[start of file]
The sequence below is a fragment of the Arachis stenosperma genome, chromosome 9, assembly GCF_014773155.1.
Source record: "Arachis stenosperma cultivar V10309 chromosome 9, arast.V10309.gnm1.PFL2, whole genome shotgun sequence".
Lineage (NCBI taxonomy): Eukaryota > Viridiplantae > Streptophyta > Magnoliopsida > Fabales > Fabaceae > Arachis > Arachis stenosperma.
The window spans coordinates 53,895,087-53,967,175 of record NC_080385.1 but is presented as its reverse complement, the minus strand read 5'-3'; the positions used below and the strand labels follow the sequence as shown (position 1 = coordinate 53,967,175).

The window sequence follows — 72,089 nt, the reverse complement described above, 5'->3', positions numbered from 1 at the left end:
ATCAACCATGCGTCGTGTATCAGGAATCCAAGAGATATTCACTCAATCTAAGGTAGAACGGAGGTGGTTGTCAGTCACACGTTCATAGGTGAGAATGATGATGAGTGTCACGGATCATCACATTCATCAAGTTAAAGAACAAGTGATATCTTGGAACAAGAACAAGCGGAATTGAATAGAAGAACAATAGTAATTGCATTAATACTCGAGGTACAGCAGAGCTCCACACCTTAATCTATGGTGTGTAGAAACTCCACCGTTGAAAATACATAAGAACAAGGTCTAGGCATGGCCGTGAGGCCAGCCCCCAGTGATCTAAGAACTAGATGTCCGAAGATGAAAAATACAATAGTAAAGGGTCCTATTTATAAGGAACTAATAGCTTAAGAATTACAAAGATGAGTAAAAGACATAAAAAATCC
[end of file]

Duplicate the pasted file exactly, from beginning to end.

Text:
The sequence below is a fragment of the Arachis stenosperma genome, chromosome 9, assembly GCF_014773155.1.
Source record: "Arachis stenosperma cultivar V10309 chromosome 9, arast.V10309.gnm1.PFL2, whole genome shotgun sequence".
Lineage (NCBI taxonomy): Eukaryota > Viridiplantae > Streptophyta > Magnoliopsida > Fabales > Fabaceae > Arachis > Arachis stenosperma.
The window spans coordinates 53,895,087-53,967,175 of record NC_080385.1 but is presented as its reverse complement, the minus strand read 5'-3'; the positions used below and the strand labels follow the sequence as shown (position 1 = coordinate 53,967,175).

The window sequence follows — 72,089 nt, the reverse complement described above, 5'->3', positions numbered from 1 at the left end:
ATCAACCATGCGTCGTGTATCAGGAATCCAAGAGATATTCACTCAATCTAAGGTAGAACGGAGGTGGTTGTCAGTCACACGTTCATAGGTGAGAATGATGATGAGTGTCACGGATCATCACATTCATCAAGTTAAAGAACAAGTGATATCTTGGAACAAGAACAAGCGGAATTGAATAGAAGAACAATAGTAATTGCATTAATACTCGAGGTACAGCAGAGCTCCACACCTTAATCTATGGTGTGTAGAAACTCCACCGTTGAAAATACATAAGAACAAGGTCTAGGCATGGCCGTGAGGCCAGCCCCCAGTGATCTAAGAACTAGATGTCCGAAGATGAAAAATACAATAGTAAAGGGTCCTATTTATAAGGAACTAATAGCTTAAGAATTACAAAGATGAGTAAAAGACATAAAAAATCC